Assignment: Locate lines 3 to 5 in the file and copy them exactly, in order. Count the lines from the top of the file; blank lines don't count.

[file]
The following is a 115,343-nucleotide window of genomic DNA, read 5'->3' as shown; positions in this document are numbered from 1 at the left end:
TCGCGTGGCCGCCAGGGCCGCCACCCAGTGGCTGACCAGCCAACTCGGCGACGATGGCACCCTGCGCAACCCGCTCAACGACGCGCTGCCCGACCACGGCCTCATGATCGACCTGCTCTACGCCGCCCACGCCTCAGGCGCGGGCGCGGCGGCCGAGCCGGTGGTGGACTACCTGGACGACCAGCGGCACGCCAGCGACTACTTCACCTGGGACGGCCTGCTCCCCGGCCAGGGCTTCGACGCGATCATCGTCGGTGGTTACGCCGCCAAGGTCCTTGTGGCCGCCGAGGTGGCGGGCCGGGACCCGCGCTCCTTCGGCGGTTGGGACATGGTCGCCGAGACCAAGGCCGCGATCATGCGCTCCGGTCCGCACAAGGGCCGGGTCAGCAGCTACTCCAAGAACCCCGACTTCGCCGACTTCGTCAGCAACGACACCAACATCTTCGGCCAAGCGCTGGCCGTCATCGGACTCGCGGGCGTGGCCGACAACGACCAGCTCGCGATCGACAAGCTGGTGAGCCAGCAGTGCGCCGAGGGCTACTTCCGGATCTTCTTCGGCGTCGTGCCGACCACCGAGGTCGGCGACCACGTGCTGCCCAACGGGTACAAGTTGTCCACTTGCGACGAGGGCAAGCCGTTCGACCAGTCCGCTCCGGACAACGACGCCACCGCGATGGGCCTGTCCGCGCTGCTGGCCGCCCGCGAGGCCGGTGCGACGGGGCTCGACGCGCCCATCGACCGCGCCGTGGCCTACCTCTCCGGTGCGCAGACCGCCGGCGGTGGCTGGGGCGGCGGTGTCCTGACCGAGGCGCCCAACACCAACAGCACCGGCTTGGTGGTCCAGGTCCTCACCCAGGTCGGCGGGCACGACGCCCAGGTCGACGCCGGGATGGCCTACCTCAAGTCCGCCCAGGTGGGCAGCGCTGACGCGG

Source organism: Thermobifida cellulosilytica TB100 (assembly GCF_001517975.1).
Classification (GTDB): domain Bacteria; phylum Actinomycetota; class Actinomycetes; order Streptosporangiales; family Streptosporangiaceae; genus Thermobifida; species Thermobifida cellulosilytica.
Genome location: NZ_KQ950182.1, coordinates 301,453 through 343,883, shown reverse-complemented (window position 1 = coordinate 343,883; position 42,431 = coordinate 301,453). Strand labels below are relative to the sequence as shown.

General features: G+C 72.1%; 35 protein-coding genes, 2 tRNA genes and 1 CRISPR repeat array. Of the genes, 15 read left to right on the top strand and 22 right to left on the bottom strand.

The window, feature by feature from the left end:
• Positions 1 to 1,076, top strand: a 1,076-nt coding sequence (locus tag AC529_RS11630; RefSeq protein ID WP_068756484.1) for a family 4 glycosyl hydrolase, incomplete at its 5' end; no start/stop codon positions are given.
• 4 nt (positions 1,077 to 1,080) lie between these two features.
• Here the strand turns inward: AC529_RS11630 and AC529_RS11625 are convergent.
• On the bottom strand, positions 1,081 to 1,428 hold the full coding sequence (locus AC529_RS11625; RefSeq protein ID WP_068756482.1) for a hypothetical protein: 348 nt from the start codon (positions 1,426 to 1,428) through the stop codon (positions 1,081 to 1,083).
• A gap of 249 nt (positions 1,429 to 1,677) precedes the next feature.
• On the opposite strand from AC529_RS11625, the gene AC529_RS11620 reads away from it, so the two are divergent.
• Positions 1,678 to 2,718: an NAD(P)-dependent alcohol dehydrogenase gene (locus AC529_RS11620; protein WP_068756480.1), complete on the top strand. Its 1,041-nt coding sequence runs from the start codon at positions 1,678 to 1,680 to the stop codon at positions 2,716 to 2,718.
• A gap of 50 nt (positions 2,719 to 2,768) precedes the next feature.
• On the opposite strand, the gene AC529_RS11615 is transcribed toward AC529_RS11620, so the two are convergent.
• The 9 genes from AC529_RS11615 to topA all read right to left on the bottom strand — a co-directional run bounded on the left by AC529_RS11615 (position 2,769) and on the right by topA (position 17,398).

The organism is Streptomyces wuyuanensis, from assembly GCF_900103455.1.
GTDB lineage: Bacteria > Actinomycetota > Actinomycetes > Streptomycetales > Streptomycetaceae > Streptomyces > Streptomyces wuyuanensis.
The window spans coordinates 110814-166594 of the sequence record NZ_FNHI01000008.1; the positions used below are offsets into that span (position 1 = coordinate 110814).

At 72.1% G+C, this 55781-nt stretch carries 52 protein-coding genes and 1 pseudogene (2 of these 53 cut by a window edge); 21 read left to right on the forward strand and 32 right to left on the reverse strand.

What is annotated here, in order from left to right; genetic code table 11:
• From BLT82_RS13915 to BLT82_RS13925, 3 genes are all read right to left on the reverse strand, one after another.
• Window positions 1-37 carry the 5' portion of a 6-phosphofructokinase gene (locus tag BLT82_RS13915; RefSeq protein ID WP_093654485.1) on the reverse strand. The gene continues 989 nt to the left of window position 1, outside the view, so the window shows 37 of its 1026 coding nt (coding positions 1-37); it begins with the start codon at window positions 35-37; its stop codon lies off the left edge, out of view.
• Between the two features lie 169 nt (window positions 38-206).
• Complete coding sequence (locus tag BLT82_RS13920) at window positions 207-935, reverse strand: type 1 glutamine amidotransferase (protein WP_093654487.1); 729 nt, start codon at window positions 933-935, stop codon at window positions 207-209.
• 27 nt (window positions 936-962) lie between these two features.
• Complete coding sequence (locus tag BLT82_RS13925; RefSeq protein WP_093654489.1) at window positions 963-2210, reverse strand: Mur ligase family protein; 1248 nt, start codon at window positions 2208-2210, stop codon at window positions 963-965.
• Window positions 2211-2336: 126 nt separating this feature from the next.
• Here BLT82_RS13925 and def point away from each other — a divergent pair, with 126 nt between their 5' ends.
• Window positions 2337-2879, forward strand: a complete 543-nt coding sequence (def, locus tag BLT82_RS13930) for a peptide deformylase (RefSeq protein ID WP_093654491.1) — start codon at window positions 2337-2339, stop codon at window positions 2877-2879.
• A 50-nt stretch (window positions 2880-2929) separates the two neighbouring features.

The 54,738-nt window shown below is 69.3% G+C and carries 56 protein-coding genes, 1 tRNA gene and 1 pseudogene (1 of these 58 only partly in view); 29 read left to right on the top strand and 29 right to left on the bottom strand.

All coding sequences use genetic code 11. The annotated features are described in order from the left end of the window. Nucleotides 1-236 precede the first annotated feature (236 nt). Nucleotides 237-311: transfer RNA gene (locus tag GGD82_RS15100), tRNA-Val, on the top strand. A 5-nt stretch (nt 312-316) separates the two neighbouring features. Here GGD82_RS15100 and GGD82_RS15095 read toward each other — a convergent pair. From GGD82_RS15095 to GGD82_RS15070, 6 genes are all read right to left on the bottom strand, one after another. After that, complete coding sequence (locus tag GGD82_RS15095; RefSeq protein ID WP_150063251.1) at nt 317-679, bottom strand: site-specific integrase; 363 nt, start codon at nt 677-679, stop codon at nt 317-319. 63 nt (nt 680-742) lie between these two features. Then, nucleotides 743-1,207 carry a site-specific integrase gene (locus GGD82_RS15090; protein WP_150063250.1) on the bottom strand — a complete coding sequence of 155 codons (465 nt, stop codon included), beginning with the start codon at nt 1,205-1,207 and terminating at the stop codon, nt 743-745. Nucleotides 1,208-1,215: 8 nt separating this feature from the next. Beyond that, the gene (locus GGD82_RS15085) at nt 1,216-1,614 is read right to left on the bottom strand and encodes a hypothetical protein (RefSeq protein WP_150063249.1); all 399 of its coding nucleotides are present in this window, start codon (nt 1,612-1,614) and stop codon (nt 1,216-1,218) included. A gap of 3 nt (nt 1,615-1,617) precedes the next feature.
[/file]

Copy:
Source organism: Thermobifida cellulosilytica TB100 (assembly GCF_001517975.1).
Classification (GTDB): domain Bacteria; phylum Actinomycetota; class Actinomycetes; order Streptosporangiales; family Streptosporangiaceae; genus Thermobifida; species Thermobifida cellulosilytica.
Genome location: NZ_KQ950182.1, coordinates 301,453 through 343,883, shown reverse-complemented (window position 1 = coordinate 343,883; position 42,431 = coordinate 301,453). Strand labels below are relative to the sequence as shown.